ARC: My Best Everything

Romance and moonshine become entwined during Lulu's last summer after high school in a small Virginia town. #spon | A book review by Newbery and Beyond
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Note: I received a free ARC of this book in exchange for an honest review.

Luisa “Lulu” Mendez has just finished her final year of high school in a small Virginia town, determined to move on and leave her job at the local junkyard behind. So when her father loses her college tuition money, Lulu needs a new ticket out.
Desperate for funds, she cooks up the (illegal) plan to make and sell moonshine with her friends. Quickly realizing they’re out of their depth, they turn to Mason, a local boy who’s always seemed like a dead end. As Mason guides Lulu through the secret world of moonshine, it looks like her plan might actually work. But can she leave town before she loses everything?
My Best Everything is Lulu’s letter to Mason–but it a love letter, an apology, or a good-bye? (Summary via Amazon.com)
I loved the premise of this book.  Lulu is desperate to get out of her small-town life, but she doesn’t have the funds to go to her dream college.  So she decides on moonshining as her best bet for quick money–even though it puts herself and her two best friends in the hands of bad boy Mason.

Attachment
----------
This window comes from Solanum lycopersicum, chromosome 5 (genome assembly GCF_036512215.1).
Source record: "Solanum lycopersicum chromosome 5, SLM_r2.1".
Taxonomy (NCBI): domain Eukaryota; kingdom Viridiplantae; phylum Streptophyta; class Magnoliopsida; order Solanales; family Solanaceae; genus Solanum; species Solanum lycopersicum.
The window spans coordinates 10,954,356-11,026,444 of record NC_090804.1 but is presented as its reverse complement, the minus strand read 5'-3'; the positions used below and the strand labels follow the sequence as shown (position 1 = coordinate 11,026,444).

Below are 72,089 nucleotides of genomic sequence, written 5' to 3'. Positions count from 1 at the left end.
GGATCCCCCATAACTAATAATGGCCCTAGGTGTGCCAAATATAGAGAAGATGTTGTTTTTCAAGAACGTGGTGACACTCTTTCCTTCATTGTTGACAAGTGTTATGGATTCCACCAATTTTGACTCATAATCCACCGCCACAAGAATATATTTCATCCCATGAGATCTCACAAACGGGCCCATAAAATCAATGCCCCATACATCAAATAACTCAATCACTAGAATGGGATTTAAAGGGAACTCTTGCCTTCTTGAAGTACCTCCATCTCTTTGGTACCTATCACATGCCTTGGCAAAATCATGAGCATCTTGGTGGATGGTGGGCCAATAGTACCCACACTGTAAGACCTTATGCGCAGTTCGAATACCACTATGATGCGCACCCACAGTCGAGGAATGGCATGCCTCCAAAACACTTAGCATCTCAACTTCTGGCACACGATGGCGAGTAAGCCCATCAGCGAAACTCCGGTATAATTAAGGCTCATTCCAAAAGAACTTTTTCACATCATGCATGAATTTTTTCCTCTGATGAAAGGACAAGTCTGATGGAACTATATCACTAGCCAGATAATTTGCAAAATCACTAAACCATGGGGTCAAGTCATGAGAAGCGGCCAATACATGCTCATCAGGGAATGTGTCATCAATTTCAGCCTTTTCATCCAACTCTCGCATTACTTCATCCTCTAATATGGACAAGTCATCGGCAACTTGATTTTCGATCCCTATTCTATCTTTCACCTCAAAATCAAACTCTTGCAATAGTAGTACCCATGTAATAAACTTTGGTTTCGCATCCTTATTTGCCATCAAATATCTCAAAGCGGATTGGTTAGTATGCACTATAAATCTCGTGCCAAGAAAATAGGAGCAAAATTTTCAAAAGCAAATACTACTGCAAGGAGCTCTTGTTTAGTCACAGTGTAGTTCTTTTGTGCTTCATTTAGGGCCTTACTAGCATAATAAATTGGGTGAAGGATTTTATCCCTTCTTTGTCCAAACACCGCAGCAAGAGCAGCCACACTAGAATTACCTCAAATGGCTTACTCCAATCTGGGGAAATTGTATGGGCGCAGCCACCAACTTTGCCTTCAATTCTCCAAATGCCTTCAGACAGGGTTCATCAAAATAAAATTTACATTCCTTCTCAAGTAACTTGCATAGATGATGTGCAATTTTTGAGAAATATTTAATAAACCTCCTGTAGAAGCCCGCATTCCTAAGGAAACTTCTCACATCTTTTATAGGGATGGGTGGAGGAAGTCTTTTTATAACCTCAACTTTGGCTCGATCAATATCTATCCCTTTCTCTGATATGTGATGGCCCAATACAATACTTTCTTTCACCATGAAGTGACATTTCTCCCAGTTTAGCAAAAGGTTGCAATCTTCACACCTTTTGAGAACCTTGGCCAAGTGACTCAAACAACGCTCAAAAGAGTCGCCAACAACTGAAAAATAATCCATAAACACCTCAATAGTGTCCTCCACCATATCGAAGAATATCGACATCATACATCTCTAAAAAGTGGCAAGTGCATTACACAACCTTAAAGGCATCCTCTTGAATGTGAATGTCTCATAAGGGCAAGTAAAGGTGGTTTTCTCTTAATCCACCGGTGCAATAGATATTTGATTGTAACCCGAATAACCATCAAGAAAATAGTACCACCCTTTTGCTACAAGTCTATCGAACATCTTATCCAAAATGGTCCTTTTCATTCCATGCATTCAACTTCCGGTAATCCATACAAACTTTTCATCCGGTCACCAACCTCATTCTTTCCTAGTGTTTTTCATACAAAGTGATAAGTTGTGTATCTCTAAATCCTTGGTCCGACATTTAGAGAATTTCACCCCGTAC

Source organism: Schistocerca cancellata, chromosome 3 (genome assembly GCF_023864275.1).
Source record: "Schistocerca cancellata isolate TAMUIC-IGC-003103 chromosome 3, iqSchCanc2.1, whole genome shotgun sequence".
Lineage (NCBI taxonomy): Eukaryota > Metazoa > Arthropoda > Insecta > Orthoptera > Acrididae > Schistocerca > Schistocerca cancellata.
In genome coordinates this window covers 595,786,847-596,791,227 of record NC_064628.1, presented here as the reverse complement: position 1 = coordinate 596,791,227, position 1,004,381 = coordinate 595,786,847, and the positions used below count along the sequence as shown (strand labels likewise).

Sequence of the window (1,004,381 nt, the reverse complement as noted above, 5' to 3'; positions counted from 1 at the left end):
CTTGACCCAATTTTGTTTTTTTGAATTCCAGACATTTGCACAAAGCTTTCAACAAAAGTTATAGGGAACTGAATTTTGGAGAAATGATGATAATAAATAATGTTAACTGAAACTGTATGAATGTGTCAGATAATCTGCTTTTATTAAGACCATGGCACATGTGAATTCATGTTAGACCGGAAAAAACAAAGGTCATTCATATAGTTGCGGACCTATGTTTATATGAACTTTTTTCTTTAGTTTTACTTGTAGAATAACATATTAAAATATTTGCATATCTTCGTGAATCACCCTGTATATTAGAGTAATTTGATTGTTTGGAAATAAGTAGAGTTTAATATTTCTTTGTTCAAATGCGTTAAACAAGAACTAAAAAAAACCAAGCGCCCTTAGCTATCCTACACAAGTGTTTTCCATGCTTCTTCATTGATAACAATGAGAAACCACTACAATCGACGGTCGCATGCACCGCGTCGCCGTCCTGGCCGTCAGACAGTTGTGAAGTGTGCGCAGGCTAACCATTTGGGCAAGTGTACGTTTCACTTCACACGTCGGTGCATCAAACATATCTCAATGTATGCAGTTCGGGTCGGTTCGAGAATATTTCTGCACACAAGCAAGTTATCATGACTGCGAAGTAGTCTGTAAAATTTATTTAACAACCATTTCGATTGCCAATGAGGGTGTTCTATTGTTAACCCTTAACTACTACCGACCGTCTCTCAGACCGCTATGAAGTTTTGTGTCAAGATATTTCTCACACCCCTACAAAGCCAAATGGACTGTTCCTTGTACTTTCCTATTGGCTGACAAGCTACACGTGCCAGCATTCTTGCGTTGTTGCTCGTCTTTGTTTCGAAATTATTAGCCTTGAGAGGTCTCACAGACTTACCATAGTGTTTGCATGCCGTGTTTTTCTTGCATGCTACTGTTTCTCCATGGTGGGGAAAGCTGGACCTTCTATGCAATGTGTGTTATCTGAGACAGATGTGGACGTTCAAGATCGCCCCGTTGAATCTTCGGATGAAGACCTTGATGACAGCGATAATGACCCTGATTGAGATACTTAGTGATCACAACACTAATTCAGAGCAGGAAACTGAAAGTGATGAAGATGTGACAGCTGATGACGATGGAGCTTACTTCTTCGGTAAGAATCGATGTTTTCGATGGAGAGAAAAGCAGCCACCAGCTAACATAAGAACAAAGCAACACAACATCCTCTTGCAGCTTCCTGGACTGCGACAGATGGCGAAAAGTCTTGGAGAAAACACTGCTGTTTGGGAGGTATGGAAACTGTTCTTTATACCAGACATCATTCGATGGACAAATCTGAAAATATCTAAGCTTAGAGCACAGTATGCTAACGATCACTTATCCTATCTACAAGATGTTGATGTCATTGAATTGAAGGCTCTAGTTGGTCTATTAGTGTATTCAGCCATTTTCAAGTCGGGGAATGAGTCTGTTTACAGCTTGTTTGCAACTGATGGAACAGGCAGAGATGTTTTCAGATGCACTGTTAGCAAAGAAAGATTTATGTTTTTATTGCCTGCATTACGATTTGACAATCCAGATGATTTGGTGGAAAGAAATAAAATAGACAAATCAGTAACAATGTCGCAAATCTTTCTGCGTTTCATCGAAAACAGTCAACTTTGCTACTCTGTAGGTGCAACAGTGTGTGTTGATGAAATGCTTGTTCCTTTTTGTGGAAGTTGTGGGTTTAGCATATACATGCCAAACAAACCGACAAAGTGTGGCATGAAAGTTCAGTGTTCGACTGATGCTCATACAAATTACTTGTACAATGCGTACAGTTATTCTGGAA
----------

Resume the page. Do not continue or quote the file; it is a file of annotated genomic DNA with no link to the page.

There’s a lot of details in the descriptions of the friends’ adventures as shiners, which I loved.  It’s an unusual theme for a YA book, but it tied together well with the more familiar theme of wanting to escape and move on to a bigger life.  Fortunately for Lulu, her parents were both absent during most of the book, but I wished they had been a little more present in the book.  They were interesting, if not likable, characters, and I wish we had gotten to see more of their influence on Lulu’s life as she pursued her dangerous new job.
I enjoyed the way the book is written in second person–you don’t see a whole lot of that in fiction.  It’s written, like the summary says, as a letter from Lulu to Mason, recapping everything they went through that summer.  My one problem with the book is that, even though the plot itself is interesting and unusual, the characters are not very memorable.  They’re typical small-town teenagers, working and partying and getting in trouble, but I didn’t connect to them as much as I would have liked.
Rating: Good but Forgettable
P.S.  If you’re interested in more unusual summer adventures, try Scumble or Kitty Hawk and the Curse of the Yukon Gold.

About Monica

I am obsessed with all things books. I'm a music teacher by day and a freelance editor by night.

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